century of reminiscences
It’s that time
of the year
Dengue threat in Lahore has caught the authorities unprepared and unguarded
Almost two hundred dengue cases have been recently reported in Lahore, in a second and more intense wave this year. The epidemic is expected to continue through September and October, monsoon months which are most conducive to mosquito breeding. The threat is higher in northern Lahore and walled city where water pools, leaking pipes and congested areas serve as safe havens for mosquito vectors. Threatened areas include Chungi Amar Sadhu, Samanabad, Dharampura, Misri Shah, Kot Khawaja Saeed, Shadbagh, China Scheme, Engineering University and Gulshan-e-Ravi are the main clusters of dengue virus and other areas of northern Lahore.
However, dengue cases appeared throughout the year which means that the dengue virus is adapting and that mosquitoes are growing insecticide-resistant. Previously affected dengue patients are at an increased risk of contracting the more deadly Dengue Hemorrhagic Fever and Dengue Shock Syndrome.
The virus is transmitted to humans by specific mosquito specie which bites during morning hours. The mosquito transmits disease by biting an infected person and then biting someone else. The incubation period is 3 to 14 days. Symptoms of a classic dengue case usually include fever, head and joint ache, nausea, skin rash and bleeding from nose, gums or under the skin.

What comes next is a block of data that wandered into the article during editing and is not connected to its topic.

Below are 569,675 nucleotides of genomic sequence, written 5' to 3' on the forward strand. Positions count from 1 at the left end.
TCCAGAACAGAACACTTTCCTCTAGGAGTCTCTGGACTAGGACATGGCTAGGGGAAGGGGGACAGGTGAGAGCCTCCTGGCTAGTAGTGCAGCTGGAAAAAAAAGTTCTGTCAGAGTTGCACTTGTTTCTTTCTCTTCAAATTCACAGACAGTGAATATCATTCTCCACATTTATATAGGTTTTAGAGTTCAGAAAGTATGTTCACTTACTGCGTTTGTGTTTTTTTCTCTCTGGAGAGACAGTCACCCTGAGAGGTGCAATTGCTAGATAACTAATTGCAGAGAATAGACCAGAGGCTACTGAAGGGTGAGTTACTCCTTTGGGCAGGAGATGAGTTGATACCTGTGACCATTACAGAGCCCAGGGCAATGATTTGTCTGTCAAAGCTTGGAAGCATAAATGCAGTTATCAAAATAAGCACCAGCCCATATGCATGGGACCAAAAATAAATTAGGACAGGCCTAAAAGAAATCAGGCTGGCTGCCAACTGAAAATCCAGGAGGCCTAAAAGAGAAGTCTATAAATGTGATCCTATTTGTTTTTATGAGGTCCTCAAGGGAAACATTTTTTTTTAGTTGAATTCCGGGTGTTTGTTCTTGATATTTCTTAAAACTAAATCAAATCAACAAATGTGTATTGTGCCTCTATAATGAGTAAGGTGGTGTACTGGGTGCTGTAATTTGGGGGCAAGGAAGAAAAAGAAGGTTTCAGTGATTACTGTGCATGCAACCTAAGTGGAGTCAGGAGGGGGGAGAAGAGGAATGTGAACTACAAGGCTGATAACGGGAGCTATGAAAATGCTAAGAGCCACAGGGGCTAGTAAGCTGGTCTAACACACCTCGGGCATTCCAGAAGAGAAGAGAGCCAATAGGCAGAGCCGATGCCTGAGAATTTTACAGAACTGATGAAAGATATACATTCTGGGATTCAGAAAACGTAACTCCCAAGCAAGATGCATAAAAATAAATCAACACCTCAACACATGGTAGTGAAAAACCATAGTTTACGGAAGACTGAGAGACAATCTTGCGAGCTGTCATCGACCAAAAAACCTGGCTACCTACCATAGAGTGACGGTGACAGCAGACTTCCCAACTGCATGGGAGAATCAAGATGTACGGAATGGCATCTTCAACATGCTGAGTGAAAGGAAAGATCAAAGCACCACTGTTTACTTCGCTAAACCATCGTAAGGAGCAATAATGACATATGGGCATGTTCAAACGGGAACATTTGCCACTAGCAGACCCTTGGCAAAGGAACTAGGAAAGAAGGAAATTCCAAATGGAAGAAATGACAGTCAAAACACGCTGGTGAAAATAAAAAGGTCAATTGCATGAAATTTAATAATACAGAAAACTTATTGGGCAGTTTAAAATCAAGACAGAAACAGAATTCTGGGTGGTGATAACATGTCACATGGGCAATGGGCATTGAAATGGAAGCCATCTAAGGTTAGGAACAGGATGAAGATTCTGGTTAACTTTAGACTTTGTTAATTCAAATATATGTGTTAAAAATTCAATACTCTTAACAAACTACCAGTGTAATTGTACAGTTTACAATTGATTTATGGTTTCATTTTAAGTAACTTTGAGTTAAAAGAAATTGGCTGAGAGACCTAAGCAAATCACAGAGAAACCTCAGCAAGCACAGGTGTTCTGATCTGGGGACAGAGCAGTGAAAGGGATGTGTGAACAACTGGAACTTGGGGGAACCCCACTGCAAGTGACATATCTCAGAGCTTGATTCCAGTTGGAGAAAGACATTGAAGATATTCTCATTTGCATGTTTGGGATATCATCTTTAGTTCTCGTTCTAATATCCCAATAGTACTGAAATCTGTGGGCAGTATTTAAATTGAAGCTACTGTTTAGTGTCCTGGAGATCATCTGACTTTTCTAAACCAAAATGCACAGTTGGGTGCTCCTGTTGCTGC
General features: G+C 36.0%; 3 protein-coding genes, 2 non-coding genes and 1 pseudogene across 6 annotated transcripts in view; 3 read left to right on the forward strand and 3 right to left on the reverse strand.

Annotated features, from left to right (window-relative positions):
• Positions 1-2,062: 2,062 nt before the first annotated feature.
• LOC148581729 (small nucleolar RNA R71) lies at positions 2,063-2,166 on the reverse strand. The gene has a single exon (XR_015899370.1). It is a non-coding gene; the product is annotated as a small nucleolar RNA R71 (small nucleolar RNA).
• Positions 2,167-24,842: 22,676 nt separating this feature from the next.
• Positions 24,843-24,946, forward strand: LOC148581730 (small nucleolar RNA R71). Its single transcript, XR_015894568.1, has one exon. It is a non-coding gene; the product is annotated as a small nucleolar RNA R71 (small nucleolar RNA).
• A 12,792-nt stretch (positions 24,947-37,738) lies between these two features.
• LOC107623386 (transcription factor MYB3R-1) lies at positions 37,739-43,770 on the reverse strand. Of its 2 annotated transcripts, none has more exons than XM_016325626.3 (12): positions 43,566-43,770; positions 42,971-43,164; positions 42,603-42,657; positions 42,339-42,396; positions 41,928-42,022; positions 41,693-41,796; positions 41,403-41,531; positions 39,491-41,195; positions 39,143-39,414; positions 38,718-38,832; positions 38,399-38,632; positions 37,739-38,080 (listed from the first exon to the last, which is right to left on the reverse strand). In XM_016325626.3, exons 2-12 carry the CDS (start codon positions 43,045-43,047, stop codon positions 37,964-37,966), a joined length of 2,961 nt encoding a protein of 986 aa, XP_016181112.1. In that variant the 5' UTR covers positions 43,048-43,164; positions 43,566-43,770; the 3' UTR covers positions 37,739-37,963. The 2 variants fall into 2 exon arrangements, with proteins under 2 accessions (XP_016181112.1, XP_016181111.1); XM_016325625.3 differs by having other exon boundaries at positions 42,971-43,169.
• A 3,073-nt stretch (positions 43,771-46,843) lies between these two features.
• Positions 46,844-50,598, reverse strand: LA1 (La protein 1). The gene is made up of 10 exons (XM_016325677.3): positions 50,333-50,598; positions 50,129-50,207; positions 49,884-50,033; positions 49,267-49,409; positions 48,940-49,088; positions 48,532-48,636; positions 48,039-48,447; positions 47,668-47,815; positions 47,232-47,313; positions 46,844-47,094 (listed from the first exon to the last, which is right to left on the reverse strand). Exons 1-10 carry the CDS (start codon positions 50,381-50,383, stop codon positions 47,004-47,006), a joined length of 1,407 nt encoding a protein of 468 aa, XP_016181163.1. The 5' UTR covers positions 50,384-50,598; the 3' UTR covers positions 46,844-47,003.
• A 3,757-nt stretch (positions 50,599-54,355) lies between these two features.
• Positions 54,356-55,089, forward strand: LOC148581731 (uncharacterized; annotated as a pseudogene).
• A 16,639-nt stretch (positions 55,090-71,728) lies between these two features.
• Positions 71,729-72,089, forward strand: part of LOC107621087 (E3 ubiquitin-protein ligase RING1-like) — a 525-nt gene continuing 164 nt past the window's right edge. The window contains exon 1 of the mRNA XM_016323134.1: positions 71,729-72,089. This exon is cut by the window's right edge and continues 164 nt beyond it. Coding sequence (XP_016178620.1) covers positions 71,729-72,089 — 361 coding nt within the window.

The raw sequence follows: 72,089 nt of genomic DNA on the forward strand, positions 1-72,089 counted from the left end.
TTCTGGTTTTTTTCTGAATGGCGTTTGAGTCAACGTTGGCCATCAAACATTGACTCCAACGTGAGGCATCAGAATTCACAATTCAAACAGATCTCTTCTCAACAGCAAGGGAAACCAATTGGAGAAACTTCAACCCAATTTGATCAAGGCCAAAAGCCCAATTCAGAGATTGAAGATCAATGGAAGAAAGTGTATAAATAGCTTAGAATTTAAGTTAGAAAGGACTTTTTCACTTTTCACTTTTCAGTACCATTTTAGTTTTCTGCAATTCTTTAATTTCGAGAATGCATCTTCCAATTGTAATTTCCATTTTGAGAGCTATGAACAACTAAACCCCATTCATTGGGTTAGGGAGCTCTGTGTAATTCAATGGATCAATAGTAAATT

The Communicable Disease Control (CDC) Cell of the Health Department declared that 40 dengue fever positive patients were admitted this season in Lahore, three were in Mayo Hospital, 11 in Jinnah Hospital, 1 in Institute of Public Health, 5 in Services Hospital, three in Rescue 1122, 2 in Sir Ganga Ram Hospital and at least 15 more in private hospitals. At least one person was reported dead.
One problem impeding data collection is that many patients go to private hospital or family physicians, resulting in under-estimates of patient numbers. Many clinics are not registered or lack the equipment for treatment. Also, the diagnosis is sometimes ambiguous because the symptoms vary in intensity and the test (ELISA) is expensive. Health department claims the test is done for free, however, its outreach is very limited. A dengue test costs some Rs1175 when done privately.
However, by careful estimates, thousands have been tested positive for the virus in both public and private health facilities and dengue has claimed dozens of lives. A brief visit to any emergency will show how widespread the outbreak is. Either the health authorities want to ward off any pressure they might face in times of an epidemic or they desire to prevent any public fear and frenzy.
However, Lahore’s EDO, Dr Umer Farooq Baloch denied that there is an epidemic in the province and called for Health department, Wasa, Solid Waste Management, Horticulture Authority and the community to fight dengue collectively. He added that the Health Department has so far circulated 600,000 pamphlets among the citizens to educate them about dengue.